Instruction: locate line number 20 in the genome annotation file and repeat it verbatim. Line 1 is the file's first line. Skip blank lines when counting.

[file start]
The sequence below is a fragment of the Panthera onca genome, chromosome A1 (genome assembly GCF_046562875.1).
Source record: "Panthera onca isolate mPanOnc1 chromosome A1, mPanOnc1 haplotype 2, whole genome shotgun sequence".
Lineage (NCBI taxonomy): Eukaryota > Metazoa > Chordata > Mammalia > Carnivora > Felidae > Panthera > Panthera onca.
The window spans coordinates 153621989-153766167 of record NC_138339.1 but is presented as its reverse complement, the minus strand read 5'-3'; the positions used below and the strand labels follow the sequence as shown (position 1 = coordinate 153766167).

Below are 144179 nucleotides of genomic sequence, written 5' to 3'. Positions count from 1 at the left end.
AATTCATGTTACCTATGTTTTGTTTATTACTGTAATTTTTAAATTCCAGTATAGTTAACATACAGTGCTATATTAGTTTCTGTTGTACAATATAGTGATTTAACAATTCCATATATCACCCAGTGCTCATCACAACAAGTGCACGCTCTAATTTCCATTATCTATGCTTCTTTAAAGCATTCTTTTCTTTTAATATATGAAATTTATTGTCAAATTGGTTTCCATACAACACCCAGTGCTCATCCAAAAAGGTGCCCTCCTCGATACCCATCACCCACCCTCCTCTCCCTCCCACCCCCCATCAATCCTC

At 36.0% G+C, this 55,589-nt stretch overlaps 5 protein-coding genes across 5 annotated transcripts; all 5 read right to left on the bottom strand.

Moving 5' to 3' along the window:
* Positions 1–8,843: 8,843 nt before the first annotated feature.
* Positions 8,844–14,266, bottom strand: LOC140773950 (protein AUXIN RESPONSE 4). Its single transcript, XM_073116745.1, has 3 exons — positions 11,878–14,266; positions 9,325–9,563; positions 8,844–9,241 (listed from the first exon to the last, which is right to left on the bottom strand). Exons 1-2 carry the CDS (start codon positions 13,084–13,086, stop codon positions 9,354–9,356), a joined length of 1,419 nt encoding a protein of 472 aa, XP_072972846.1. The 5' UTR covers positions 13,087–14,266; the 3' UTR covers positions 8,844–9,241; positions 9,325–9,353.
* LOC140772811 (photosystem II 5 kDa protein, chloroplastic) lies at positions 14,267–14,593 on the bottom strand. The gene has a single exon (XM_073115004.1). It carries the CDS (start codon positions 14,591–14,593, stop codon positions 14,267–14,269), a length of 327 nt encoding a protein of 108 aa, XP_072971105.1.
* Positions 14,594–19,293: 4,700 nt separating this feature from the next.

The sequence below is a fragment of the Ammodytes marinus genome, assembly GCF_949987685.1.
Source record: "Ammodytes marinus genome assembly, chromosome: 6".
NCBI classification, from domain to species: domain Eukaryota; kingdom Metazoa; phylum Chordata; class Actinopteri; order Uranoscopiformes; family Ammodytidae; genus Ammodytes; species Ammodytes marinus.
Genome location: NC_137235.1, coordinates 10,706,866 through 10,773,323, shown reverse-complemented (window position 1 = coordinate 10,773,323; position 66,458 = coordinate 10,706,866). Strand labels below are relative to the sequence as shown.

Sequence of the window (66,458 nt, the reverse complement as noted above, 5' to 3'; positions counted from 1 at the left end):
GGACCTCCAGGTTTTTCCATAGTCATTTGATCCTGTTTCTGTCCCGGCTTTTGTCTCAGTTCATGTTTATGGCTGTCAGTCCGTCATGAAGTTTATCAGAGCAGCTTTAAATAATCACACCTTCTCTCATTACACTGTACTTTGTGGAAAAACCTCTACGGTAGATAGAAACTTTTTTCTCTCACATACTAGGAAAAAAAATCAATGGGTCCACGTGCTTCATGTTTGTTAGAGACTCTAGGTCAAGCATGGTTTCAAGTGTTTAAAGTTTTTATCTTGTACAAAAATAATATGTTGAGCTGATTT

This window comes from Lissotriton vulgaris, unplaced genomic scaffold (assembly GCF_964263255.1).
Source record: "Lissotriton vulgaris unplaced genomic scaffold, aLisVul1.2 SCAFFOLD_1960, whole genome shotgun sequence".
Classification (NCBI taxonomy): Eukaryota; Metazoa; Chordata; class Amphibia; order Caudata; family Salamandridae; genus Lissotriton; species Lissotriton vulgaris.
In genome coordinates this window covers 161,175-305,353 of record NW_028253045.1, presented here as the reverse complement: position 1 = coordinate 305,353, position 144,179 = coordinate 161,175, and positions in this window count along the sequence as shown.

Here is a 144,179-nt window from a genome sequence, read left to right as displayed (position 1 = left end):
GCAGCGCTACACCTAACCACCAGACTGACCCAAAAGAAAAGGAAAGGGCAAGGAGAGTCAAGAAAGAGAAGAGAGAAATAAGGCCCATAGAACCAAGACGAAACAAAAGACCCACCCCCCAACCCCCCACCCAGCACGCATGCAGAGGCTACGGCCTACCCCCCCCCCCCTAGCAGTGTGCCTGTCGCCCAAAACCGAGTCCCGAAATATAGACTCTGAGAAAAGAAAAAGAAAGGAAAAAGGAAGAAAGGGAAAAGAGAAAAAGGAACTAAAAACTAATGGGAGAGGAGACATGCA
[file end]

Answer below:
Source record: "Lissotriton vulgaris unplaced genomic scaffold, aLisVul1.2 SCAFFOLD_1960, whole genome shotgun sequence".